He also believes that confidence is imperative in creating a good wine. He never doubted that Arizona could produce great wines. He was certain! Did he think that the wines he made could compete with California? Absolutely! He came in knowing that it’s not a second rate place.
If you ask Kent what his greatest achievement has been in his winemaking career, he will tell you that the Wine Advocate reviews mean the most. He’s been submitting his wines for years. Robert Parker has reviewed his wines in his publication from the beginning. He’s consistently been covered in the Wine Advocate reaching high 80s and into the 90s. A few of the quotes . . . “Callaghan Vineyards has once again produced some authoritatively-flavored, distinctive wines” (1993 Buena Suerte Cuvee – 92); “I continue to be super-impressed by the wines emerging from this high quality producer in Sonoita” (1992 Cabernet Sauvignon – 90); “Callaghan never cheats on flavor” (2004 Claire’s – 90); “Can’t afford a Domaine de la Romanee-Conti Montrachet, check out Callaghan’s 1993 Chardonnay” (1993 Chardonnay – 94). Why does this matter more than the three times his wines have been poured at the White House or all the Wine Spectator ratings or Jefferson Cup awards? Because “whether you like Robert Parker or not or agree with his palate or not, he has incredible experience in the wine world. “
Regarding his wine philosophy, Kent feels that to make a really good wine you have to work the vines to really understand the journey of the fruit, taking the time to understand the intricate details of the terroir. He admits that he feels this way because it’s the path he’s followed and it has worked for him. He gives the example of strolling down a country road versus speeding through at 75 miles per hour. If you walk through the countryside you will have a completely different experience and see things in a entirely different way. He loves walking through his vineyard and knows the vines intimately.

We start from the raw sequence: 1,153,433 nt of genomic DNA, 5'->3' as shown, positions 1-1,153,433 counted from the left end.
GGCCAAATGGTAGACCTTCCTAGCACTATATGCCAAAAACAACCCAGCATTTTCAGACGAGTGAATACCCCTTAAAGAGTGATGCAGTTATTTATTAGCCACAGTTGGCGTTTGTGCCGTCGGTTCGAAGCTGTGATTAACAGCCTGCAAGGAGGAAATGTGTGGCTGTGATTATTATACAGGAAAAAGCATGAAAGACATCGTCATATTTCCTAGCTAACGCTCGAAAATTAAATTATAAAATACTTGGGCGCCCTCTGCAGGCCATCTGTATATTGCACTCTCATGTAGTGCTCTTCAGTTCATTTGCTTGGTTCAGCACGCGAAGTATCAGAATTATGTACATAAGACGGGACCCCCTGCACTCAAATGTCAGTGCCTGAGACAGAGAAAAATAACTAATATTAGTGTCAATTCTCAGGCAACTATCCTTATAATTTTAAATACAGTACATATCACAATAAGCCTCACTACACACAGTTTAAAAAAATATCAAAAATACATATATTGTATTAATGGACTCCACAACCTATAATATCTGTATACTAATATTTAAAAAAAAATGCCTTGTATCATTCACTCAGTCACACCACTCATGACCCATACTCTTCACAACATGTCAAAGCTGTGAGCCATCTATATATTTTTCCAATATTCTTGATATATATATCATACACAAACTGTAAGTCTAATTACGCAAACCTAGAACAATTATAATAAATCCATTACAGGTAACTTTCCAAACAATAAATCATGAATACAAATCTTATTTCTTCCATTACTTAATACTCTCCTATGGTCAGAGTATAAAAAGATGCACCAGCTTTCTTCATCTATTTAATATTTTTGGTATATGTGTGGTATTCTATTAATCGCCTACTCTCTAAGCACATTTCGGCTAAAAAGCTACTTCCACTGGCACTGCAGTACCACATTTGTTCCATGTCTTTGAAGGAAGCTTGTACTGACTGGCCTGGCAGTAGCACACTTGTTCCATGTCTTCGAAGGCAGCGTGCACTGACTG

Kent would like to see distinctive wines being made in Arizona and he feels strongly that blends are the correct path. Not traditional blends, but unique Arizona blends. You can already see them being made throughout the state. Just because you have a Grenache and Syrah, doesn’t mean that they have to be blended. “Aglianico would be great with Grenache. Killer stuff”. Comparing Arizona wines to California wines is like comparing espresso to brewed coffee. Many California wines are pleasant and fruity, but lack depth and intensity. The Arizona wines may be a bit abrasive and tannic, but they’re full of character and layers. That’s what Arizona wine means to Kent.
Although Kent didn’t see wine in his future when he was starting out, it has definitely become his passion now. It shows up in his wine and in the reactions of those who drink it. Kent has become an icon in Arizona, although he’d never admit it. His parents have since moved onto Washington, leaving the vineyard and winemaking to Kent, his wife and two daughters. The path was unexpected and it was definitely a challenge, but I don’t think he’d trade it for anything!
Still Searching . . . by Kent Callaghan
It seems that Arizona winegrowers have finally found a handful of grape varieties that perform well in our macroclimate. I’d put Petit Verdot, Tempranillo and Mourvedre at the top of the red list. Malvasia Bianca (first planted by Al Buhl) stands alone at the top of the white category. Other growers would also list Cabernet Sauvignon, Grenache, Petite Sirah and Syrah as top reds and Viognier as a great white.
At the same time, it is difficult to believe that other, less well-known, varieties might not equal or surpass our current favorites. Growers are trialing Aglianico and Montepulciano, both from Italy. The first is rightly famous for its complexity and age-worthiness. The latter is a workhorse and yields substantial, gutsy wines. Graciano is a highly regarded red from Rioja, Spain that is also slowly gaining a foothold in Arizona. Similar to Mourvedre in appearance and habit, it produces deep, structured wines. Albarino (NW Spain), Petit Manseng (SW France), Picpoul Blanc (S. Rhone), Roussanne (N. Rhone) and Vermentino (Corsica) are a few of the white varieties also in the experimental stage. All retain excellent acidity in our warm climate.
You might wonder why anyone would plant one of the previously mentioned esoteric varieties. Simple answer. To establish and maintain enduring credibility, Arizona growers must plant the grape varieties that consistently produce the highest quality wines. It is a time-consuming, often painful, process. But there is no other way. Fortunately, we have many open-minded people in the business. The next decade is going to be interesting (and fun to drink through).
336 Elgin Road